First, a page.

Be Careful of What is Said When Negotiating With New Employees

In a ruling that serves as a warning to employers, the Federal Magistrates Court rejected an employer’s contention that pre-employment negotiations were not binding.

In the case of McRae v Watson Wyatt Australia Pty Ltd, Federal Magistrate Raphael found that a redundancy provision that was discussed in pre-employment negotiations formed part of the employee’s contract.


The case involved a superannuation consultant, Kathryn McRae, who accepted a role at Watson Wyatt Australia Pty Ltd in 2000. During pre-employment negotiations, she expressed a concern about the absence of a redundancy clause in her letter of offer, and contacted Watson Wyatt’s then managing director by telephone. The managing director assured her during the call that although the company did not include redundancy clauses in its employment contracts, its staff were “well looked after” and, in the “unlikely event” that the worker’s position was made redundant, she could expect to receive three weeks’ salary for every year of service. Watson Wyatt made the worker redundant in August 2007, however it denied that such arrangements had been made, and offered her only one month’s severance pay.


The employee brought an action in the Federal Magistrates Court for breach of contract. In her statement of claim, Ms McRae relied on the notes she made of the telephone conversation she had with the managing director prior to her joining the company.

The employer argued that a subsequent contract made with the employee in 2004, following a promotion excluded any pre-employment negotiations as the subsequent contract made provision that “this letter sets out the entire agreement with you regarding the terms and conditions of your employment with the employer”.

The employer also argued that even if the telephone conversation had taken place, the former managing director ‘s promises were “mere puffery”, and could not be considered binding.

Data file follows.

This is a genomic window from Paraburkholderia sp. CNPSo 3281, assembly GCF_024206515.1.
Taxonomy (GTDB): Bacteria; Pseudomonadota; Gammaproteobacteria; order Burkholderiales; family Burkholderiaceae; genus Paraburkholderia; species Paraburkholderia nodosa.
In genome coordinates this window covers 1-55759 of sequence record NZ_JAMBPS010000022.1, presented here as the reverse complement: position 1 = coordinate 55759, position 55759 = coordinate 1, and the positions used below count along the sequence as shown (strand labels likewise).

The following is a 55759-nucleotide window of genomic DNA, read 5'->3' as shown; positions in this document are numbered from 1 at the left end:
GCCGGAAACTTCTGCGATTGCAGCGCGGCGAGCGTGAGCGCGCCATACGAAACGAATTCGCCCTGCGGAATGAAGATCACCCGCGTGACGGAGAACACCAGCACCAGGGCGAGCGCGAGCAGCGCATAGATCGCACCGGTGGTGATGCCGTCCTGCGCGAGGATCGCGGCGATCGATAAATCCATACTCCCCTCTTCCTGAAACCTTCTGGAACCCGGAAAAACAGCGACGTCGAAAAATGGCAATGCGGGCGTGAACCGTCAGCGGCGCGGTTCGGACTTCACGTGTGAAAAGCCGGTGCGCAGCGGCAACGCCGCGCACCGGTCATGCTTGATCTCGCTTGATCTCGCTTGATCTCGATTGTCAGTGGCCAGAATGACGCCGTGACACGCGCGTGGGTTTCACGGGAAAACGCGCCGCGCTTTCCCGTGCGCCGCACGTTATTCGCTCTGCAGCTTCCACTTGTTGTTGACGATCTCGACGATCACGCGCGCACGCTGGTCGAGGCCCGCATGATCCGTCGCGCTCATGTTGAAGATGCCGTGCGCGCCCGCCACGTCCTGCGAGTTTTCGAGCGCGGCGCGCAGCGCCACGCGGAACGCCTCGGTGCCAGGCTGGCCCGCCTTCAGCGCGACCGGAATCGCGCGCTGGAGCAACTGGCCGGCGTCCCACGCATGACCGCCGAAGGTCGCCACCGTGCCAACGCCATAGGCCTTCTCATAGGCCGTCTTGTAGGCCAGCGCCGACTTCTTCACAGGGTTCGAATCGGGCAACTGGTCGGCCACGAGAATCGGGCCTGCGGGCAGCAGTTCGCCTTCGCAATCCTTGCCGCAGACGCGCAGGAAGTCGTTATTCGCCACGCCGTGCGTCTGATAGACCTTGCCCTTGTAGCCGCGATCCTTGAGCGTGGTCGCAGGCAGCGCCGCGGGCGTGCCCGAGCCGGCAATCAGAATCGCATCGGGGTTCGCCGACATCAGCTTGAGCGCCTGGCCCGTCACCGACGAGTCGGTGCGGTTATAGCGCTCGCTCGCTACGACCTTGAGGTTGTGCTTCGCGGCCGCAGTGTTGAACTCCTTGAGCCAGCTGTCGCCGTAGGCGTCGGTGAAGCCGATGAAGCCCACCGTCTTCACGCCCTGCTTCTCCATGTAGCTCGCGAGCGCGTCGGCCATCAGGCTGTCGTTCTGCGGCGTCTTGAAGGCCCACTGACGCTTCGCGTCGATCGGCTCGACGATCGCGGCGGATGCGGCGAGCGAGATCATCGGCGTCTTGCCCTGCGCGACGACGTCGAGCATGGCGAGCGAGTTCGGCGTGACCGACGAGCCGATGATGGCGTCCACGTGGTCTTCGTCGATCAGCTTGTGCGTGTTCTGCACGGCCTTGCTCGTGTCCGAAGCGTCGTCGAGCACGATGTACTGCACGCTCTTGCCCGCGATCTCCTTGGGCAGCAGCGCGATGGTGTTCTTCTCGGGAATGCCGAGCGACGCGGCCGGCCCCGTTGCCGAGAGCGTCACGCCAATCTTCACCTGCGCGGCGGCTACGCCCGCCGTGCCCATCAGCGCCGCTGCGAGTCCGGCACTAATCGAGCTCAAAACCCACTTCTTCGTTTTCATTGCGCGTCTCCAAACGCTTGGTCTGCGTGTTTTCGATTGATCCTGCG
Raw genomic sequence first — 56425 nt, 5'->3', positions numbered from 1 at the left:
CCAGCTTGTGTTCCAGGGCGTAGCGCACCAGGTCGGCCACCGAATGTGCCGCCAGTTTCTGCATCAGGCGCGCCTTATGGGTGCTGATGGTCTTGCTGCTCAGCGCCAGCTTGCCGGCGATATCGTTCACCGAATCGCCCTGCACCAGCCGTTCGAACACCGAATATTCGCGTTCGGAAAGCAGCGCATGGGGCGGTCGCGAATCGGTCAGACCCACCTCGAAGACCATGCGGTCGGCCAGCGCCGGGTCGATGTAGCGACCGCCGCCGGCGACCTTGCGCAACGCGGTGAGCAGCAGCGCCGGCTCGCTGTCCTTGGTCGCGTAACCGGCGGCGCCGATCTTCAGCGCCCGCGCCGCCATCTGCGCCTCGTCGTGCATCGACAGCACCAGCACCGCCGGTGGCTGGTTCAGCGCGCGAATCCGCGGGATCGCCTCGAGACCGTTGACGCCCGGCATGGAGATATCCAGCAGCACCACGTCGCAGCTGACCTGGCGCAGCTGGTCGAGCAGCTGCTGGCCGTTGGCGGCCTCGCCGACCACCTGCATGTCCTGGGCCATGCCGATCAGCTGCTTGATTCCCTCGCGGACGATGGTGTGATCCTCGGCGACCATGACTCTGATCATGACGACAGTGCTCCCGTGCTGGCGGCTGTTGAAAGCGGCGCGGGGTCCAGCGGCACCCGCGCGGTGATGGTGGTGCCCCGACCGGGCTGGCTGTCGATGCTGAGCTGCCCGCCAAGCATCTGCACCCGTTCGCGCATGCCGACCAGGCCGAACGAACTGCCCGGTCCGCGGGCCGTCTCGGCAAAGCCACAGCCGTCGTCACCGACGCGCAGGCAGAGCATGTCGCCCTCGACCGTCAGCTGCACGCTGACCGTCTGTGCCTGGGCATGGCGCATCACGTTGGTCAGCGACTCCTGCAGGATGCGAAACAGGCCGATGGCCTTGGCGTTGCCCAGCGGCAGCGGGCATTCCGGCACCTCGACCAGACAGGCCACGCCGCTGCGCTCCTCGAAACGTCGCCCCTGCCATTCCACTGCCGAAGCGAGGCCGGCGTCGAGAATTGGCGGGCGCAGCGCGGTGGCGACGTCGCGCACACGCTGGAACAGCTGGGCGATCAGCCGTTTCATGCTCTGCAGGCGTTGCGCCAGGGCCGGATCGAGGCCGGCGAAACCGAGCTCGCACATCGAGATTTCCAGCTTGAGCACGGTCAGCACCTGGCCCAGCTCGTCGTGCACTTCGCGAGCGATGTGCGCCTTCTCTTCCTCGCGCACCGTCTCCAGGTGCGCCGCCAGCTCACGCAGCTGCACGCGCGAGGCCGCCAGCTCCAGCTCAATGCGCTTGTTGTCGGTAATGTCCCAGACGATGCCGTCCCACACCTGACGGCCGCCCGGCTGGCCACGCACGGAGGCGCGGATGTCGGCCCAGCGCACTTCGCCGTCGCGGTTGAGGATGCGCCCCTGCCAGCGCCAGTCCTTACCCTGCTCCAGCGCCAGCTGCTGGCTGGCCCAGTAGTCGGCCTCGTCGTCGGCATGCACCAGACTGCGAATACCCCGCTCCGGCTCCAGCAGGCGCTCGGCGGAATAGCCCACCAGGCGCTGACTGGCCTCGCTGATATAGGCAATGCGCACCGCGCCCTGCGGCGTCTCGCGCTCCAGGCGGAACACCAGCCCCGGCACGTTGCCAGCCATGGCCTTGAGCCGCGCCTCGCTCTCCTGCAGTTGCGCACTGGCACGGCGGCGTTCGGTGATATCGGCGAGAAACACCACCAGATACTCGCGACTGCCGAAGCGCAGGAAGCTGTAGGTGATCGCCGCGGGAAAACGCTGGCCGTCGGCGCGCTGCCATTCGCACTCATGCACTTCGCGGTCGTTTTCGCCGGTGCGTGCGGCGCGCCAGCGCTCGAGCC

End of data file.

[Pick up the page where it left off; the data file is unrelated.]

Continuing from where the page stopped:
Federal Magistrate Raphael found that the managing director was the “guiding mind” of the organisation and consequently, the employee had every right to have faith in the assurances he made after she expressed her concerns.

Federal Magistrate Raphael ordered the employer to pay $106,615 for breach of contract plus interest.


This case shows that verbal representations can be contractually binding. Employers should consider the following when looking at hiring new staff:

  • Employers need to be careful when discussing terms of employment with employees not promise terms that will not be in the written contract.
  • All clauses and benefits offered to prospective employees should be encapsulated in the written contract
  • We recommend that employers keep detailed file notes from pre-employment meetings or discussions where benefits and conditions are discussed.
  • Employers should also ensure that executives, HR managers or recruiters involved in negotiations with potential employees are briefed on what benefits and conditions they are authorised to offer.

To obtain further information about this decision or discuss the implications for your business, please contact Andrew Bland at [email protected]

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